lias leave Every day or two he returned again, and used again to begin asking his discharge. His dissimulation, and eternal requests for liberty to depart, at length exceeded all bounds; so that, wearied to death with his conduct and teazing, I lost patience, and gave him his discharge. Disappointed and alarmed at this, he was now in the utmost perplexity; but to no purpose. He sent to remind me that I had made an agreement with him, that I would not call him to account till he had been guilty of nine offences towards me. I sent him by Miilla Baba a list of eleven grievances, the justice of which he was forced to' acknowledge one after another. He submitted, and having obtained leave, proceeded towards Hindustan with his family and effects. A few of his own retainers accompanied him as far as Kheiber, and then returned back. Having joined the caravan of Baki Gagiani, he passed by Nilab. At this time Yar-Hussain Delia Khan was in Kecheh-Kot. This man had converted into a Sanad the Firman which he had received from me on leaving Kohat; and having enlisted in his service a number of followers, who were partly Afghans of the tribes of Dilazak and Yusefzai, and partly men of the Jat2 and Giijer tribes, his sole occupation now was ravaging the country, and robbing on the high-ways. Having got notice of Bald's approach, he occupied the road, and took prisoner Baki himself, and every person that was along with him.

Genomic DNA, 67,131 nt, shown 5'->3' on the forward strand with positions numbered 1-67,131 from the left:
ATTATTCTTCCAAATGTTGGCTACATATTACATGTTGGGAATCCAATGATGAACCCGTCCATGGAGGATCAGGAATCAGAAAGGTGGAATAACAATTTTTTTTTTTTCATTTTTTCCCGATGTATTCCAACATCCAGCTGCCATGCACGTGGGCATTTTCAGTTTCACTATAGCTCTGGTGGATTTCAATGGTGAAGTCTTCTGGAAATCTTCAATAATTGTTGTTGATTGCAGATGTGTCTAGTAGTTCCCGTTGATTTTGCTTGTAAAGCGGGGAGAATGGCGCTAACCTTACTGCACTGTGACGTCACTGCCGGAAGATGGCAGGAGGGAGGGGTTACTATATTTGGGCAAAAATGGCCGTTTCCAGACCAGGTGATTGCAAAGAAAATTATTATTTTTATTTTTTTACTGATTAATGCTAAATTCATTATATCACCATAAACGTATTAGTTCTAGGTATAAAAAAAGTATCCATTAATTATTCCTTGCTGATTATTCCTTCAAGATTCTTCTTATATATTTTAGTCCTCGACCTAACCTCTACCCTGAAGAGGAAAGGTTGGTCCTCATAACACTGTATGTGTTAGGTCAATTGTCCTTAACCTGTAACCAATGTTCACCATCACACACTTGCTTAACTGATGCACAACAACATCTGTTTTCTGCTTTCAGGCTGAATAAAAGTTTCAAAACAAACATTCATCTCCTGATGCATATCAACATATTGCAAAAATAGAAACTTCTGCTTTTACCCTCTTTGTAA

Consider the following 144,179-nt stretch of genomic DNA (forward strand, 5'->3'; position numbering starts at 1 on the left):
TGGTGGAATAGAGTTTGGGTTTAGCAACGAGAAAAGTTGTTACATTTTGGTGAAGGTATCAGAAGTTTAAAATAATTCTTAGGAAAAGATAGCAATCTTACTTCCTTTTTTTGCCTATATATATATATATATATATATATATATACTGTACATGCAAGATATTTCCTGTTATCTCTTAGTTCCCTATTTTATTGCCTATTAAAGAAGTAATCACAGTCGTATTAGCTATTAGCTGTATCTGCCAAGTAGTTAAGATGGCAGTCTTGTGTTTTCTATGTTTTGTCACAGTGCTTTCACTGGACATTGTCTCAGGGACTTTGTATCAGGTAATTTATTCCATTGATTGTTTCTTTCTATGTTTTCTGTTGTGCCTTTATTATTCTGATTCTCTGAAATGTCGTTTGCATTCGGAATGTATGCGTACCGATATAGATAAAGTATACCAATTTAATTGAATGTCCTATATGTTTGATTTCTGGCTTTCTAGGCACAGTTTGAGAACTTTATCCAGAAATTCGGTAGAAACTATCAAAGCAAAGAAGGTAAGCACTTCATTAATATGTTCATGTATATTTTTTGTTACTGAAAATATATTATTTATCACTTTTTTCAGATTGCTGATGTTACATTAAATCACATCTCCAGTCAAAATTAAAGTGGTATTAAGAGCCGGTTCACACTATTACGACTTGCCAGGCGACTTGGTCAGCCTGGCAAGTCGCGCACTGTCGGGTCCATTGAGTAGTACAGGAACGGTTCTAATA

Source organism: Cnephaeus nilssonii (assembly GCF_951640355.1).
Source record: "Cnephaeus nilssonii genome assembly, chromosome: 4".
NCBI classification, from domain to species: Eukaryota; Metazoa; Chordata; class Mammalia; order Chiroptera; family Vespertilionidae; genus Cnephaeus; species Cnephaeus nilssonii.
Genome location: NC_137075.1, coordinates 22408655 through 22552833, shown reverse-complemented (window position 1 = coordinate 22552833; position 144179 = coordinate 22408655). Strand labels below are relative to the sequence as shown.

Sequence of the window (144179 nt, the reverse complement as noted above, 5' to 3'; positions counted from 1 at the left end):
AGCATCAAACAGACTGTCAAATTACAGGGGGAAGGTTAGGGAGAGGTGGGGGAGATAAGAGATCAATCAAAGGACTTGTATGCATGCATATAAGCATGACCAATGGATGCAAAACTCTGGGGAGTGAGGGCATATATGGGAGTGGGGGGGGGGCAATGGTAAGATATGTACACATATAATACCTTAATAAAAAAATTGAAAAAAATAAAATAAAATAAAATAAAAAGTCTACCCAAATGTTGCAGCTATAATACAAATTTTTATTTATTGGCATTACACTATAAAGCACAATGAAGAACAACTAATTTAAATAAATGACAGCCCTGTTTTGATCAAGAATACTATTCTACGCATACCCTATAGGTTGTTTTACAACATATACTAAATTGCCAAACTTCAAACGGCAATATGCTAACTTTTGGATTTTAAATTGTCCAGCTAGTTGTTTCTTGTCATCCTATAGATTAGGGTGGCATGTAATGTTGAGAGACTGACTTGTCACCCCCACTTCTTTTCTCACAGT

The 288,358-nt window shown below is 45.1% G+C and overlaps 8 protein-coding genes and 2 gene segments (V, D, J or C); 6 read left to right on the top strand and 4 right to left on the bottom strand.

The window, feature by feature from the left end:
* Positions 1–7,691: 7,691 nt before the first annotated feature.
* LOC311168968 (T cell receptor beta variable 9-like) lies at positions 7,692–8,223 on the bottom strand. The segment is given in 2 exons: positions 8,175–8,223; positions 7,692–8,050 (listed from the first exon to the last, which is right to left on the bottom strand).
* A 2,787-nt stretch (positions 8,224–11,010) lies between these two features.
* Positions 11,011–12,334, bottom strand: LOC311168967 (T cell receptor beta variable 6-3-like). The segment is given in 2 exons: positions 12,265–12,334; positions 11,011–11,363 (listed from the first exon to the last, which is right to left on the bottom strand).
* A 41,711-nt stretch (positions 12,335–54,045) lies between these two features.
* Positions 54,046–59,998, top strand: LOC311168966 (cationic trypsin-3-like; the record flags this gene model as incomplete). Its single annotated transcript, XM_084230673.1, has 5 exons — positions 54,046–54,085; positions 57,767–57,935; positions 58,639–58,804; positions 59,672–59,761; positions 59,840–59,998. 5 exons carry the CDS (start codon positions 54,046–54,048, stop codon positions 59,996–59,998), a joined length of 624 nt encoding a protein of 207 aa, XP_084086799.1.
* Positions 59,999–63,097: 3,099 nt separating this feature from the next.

His death. He put Baki to death, and took his lady. Though I gave Baki his discharge, and did him no harm, yet he was caught in his own evil, and taken in his own toils.

1 All animals, goods, clothes, &c. brought into the country, are stamped or marked, and a tax collected.

2 The Jats compose the greater part of the agricultural population over the west of India, down to the mouth of the Indus.